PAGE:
My mother used to say, “You never appreciate being well until you’re sick.”  And, “Count your blessings” (though she would follow that one up with her snarky, “One, one and a half…., two…”). 

Then there are rags to riches stories in which the nouveau successful remember their humble beginnings in special moments – awards ceremonies, weddings, funerals – when they feel a hit of genuine gratitude for how far they’ve come and all they have now.  It brings tears to many of our eyes.

It’s hard to not take some things for granted in our busy, day-to-day existence, to be constantly aware of how fortunate we are to have functioning bodies, homes, bank accounts, relationships, lives.  To live every day with an openness in our heart, to allow experience to enter us and impact us in the tender places. 

True gratitude is not just saying “Thank you” for the good stuff.  It is letting life – all of it – touch you.  It is living intimately – making love – with life.

It is hard to do consistently.  To maintain.

And that is the very nature of consciousness – of enlightenment, Zen, presence, Being Here Now, living in the moment, pure awareness, The Power of Now and all that is suggested by the good, wise teachers – the one thing that can help our sorry asses out of the pit of societally-infused, narcissistic, fear-based, ego-driven, reactive, painbody-saturated, attached, addicted, self-important, unconscious agony and chronic suffering that we find ourselves in.

For some, living a grateful life comes without a heavy dose of suffering.  They are the pretty well-adjusted people.  Good for them, and thank you for being a model of what’s possible as a human.  For most of us, intense gratitude is fleeting, not rooted in a deep and enduring way, or the suffering takes over and we complain.  And just suffer.  Or go numb.   These two undesirable extreme states are correlated, and a person’s experience tends to get yanked back and forth between them with reactive pendulum swings.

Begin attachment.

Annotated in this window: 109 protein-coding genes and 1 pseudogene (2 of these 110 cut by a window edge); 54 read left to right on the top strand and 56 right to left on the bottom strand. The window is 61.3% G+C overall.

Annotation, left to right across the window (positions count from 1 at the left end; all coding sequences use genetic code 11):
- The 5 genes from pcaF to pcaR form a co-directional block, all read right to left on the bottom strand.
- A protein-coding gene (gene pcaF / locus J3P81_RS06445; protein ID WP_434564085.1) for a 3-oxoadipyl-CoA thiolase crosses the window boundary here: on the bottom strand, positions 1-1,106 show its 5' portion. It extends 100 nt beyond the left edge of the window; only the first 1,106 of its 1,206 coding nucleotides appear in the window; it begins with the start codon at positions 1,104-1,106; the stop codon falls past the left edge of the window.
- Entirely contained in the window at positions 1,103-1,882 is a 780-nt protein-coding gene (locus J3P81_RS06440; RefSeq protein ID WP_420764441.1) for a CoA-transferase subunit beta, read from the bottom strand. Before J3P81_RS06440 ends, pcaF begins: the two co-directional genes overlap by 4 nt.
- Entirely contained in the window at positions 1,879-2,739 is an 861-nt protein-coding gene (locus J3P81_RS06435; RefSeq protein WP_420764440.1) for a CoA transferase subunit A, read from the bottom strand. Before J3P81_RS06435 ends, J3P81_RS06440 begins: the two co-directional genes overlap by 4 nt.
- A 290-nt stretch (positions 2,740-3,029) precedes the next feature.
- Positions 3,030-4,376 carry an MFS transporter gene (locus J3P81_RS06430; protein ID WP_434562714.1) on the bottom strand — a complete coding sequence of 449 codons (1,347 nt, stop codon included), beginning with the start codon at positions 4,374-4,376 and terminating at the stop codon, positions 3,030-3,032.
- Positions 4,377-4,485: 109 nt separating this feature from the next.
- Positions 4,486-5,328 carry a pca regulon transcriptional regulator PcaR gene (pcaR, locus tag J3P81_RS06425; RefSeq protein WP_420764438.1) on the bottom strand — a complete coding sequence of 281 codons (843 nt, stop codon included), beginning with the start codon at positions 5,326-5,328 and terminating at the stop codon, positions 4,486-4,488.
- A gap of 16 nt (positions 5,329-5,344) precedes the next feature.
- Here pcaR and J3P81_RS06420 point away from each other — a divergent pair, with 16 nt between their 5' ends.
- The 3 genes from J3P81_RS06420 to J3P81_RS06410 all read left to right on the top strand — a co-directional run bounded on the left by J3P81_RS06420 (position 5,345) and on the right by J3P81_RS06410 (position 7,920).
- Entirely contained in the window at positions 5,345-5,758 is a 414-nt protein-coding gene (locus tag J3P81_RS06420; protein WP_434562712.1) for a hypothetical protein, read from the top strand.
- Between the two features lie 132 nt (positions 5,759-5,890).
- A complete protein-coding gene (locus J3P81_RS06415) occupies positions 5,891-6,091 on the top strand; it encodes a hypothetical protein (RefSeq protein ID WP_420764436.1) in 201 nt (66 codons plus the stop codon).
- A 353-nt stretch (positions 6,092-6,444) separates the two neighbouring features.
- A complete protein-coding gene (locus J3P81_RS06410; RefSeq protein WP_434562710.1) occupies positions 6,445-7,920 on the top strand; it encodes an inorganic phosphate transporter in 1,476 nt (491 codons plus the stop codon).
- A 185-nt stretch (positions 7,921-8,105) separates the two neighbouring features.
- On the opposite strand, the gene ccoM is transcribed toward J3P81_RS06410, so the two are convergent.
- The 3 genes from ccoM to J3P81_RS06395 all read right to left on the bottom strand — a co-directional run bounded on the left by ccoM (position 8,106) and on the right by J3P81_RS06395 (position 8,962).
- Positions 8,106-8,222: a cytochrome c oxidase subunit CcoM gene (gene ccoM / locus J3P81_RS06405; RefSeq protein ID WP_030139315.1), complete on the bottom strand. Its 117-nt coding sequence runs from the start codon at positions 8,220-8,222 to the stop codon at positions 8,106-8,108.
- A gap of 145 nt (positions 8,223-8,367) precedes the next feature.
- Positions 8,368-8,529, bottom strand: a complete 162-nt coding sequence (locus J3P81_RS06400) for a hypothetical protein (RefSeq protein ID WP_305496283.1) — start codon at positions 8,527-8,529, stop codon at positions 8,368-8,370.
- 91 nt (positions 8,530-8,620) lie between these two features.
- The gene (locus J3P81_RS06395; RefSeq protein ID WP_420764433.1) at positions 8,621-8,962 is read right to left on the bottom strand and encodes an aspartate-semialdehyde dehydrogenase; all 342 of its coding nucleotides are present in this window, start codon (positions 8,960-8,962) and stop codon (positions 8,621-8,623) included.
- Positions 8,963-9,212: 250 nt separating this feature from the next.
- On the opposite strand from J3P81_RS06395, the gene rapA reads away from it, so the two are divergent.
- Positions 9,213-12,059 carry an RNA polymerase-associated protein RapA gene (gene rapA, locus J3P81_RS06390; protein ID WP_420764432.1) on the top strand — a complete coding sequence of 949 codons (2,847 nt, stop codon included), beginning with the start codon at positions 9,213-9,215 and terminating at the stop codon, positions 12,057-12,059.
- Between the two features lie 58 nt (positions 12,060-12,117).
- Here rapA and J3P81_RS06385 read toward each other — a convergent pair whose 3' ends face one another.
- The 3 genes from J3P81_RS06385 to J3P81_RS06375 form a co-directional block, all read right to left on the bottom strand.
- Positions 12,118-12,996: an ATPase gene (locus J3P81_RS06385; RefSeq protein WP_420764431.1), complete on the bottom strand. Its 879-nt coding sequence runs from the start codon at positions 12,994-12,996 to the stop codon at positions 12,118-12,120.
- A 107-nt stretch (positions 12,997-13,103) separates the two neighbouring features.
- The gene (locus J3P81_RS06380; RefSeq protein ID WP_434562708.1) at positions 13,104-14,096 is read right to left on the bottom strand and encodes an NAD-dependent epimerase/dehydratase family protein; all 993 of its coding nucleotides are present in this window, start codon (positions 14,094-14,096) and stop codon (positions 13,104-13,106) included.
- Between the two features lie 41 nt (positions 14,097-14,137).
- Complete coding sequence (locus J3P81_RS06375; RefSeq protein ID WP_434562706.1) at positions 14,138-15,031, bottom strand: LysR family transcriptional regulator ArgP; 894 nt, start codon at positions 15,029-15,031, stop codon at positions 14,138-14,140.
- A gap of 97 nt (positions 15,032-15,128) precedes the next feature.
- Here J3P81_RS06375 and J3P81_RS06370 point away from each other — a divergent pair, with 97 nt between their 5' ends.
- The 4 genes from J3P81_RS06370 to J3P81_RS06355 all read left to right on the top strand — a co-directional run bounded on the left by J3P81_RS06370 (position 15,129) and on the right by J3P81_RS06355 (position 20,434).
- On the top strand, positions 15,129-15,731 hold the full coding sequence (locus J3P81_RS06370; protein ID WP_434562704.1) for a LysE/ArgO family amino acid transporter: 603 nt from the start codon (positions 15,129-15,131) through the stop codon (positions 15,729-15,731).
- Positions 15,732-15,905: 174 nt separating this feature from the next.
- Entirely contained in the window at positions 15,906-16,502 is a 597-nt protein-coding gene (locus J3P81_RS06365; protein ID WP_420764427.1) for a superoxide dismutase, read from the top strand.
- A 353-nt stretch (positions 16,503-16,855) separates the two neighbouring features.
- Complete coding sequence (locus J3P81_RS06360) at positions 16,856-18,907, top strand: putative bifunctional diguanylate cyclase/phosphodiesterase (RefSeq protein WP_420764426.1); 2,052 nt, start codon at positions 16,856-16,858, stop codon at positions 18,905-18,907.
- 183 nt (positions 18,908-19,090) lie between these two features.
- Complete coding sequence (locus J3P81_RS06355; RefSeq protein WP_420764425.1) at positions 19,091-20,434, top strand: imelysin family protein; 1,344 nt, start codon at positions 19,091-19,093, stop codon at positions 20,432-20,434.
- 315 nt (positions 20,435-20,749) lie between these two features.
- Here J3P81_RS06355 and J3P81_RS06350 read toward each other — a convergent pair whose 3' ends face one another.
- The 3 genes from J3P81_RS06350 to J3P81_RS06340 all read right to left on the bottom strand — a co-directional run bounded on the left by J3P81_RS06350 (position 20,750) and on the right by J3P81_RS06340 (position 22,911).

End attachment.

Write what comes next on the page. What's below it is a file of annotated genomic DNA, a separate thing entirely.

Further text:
There is a middle way.  It is the way of being with the truth of suffering, folding it into the batter of life, and living with gratitude all the time, no matter what.  Nourishing, grounding, present gratitude.

It is true – though not very American – that suffering contains enlightenment.  It is in the pain, the loss, the discomfort, where we can find the truth of the heart, the beauty of love, peace, and joy.  Where we can find gratitude that lasts beyond the enjoyment of the nice times, that endures through the hard times, and becomes the flavor of our life.

This path requires a simplification of our lives.  It is not likely to be possible to cultivate this kind of gratitude on a regular basis while plugged into mainstream chronic stress, pressure, negativity, attachment and material idols.  One needs to unplug from at least some of the physical madness, and definitely unplug from some of the mad thinking.

Living a simpler life requires sacrifice, and that is an adjustment.  The shift to living with gratitude rewards us with the best and most enduring value life has to offer.  It means taking a lot more time to actually feel life.  This is what I mean by severe gratitude.  It’s radical.

Gratitude is found in a genuinely deep way when we don’t have something we very much need and want.  In the pain of the deprivation, we have the opportunity to feel the longing, the lack.  And to grieve.

An oversimplification of this is to say that it helps us feel grateful for what we actually do have.  But it’s a journey – finding gratitude in the grief, the longing, the pain.  The willingness to feel it.  And then to let it pass, wash over us, and see what’s on the other side.  What’s on the other side is more wisdom, greater maturity of the heart and soul, an expanded capacity for joy, peace and love.  This is severe gratitude.

This is not how we were raised, most of us. 

It reminds me of something I once heard about trust.  Trust is not what we experience when someone comes through for us in the way we hoped they would.  It’s something we feel due to evidence we’ve collected in the past – earned trust – or something we choose to extend when we are not sure, and we want to build trust.

Are you with me?

We are talking about the willingness to feel life – to trust it – even, especially, when we are not particularly inclined.

Have you ever experienced a griefgasm?  A flare up of Severe Gratitude? These two have an intense, sensual relationship.  It hurts so good.  Tears of joy over a sunset, over feeling the pain of the world in a moment when you’re also feeling a pang of beauty.  It gives perspective to the thing you were complaining about just a minute ago.  It gives perspective to complaining at all.

I wish you a deep peace, intense joy, pangs of beauty and griefgasms.  I wish for you expansion of your heart and soul.  I wish for you severe, radical gratitude.

In HeartMind,

Yaj